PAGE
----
By Molly ROSSI
Some faces suit their era, some faces seem to transcend reality for the moment before they are forgotten, and some faces, regardless of time and age, are simply unforgettable. Isabella Rossellini is a woman of many faces, and not one of them is easily forgotten. Her enduring beauty, timeless elegance, dynamic talent and wit, unbridled creativity, and genuine honesty make her a living embodiment of two classic ideals: that of the refined, graceful Italian woman, and the driven, unrelenting American woman.
“I set high goals for myself, I seek perfection, dream of exotic faraway places. But ultimately, what I long for isn’t far away at all. It’s in my own backyard. Imperfection charms me, familiar things move me… a celebration of what we have, instead of what we long for. That for me, is glamour.” Says Rosselini, a model, actress, filmmaker, writer, science enthusiast, UNICEF Ambassador and mother.
From the moment she was born into a family of film royalty, Isabella did not have to look far for glamour. As daughter of parents Ingrid Bergman and Roberto Rosselini, one of the most legendary unions of the last century, her life became noteworthy from its inception. However, as she proved to be a remarkable film talent in her own right, it is striking that she never sought to reject or separated herself from her parent’s legacy the way many famous offspring have before her and since. Instead, she has lead the celebration of their legacy with a confident dignity that proves she has never shaken the inherent Italian value of ‘familigia.’ Her recent accomplishments include the book In the name of the Father, the Daughter and the Holy Spirits: Remembering Roberto Rossellini (2006), which was published as a written tribute alongside her film, My Dad Is 100 Years Old. As a mother, she has made an immense effort to raise her children close to her twin sister’s family.
There was a time when Rosselini’s heritage was more of a hindrance to her own career than a celebrated piece of her own artistic legacy. She once admitted to Interview magazine that her late entry into the family business, at age 31, was partially affected by the pressure of being compared to her mother’s onscreen image. However, she bravely entered the field as an adult, carving a meaningful career by choosing challenging films with consequential themes with stunning performances, such as her role in 1987’s Blue Velvet, for which she won the Independent Spirit Award for Best Female Lead. In 2011, she was selected to be the Rossellini was announced as the President of the Jury for the 61st Berlin Film Festival.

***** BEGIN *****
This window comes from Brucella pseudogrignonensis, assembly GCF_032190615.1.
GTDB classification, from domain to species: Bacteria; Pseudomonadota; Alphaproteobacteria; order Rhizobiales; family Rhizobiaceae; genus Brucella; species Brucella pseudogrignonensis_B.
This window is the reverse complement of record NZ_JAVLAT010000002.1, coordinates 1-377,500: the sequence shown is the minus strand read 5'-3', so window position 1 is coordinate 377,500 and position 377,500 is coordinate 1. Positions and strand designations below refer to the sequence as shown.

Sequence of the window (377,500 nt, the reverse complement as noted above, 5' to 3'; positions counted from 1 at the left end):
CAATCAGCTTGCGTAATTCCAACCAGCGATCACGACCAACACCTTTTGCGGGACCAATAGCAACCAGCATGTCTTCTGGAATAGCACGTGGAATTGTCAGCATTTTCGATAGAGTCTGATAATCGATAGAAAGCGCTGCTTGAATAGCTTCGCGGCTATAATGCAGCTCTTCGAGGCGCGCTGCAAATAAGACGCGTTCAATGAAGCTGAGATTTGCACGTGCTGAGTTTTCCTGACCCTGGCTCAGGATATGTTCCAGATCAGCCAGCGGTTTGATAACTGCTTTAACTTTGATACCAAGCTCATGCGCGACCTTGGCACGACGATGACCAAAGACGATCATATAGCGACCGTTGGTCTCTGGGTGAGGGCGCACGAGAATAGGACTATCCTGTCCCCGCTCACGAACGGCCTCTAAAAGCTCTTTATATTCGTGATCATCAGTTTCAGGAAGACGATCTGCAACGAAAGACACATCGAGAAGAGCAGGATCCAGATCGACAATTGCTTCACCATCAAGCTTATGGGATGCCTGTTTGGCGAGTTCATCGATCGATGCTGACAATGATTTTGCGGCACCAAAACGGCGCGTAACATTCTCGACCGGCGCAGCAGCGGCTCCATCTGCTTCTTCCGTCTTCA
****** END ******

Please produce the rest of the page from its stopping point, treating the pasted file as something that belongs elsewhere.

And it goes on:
As an actress and model, she can now claim a decades-long career of success, such as her unprecedented tenure as the face of Lancome in the 90’s. Proving again to be more than a pretty face, her statements about the somewhat controversial end of her contract resounded powerfully with the public. “The only thing that made me suffer, and it was very painful, was losing the Lancôme contract…I thought that the cosmetics industry finally had the opportunity to break this taboo about women in their forties not being beautiful—that narrow idea of beauty!” she said. In the end, this event was just another chapter in a lengthy and dynamic career.
One of the most interesting accomplishments of Rosselini in recent years was her 2007 enrollment in Hunter College to study Animal Behavior, which she completed concurrently with her guest role on Tina Fey’s NBC smash 30 Rock. Around this time, the Sundance Channel and Robert Redford commissioned her for an educational series about animal behavior. What resulted was the popular online series Green Porno (2008), which Rosselini, writes, directs, produces and stars in. In 2013, the follow up program Mammas (2013), which explores motherhood within animal life, debuted to rave reviews. Her career as been on of fearless risk, and these recent adventures have paid off tremendously.
“I felt I shouldn’t be doing a job that takes advantage of your beauty. In fact, I didn’t even think that I was beautiful.” Rosselini once admitted, reflecting on her early career. Though she never sought to be a role model, her strength, motivation, and endurance has outshined even her own beauty in forming her legacy, which continues to grow and transform as she transforms and, and even destroys, the boundaries that define what it means to be a beautiful woman.
Molly Rossi is an editorial intern for the Italian Journal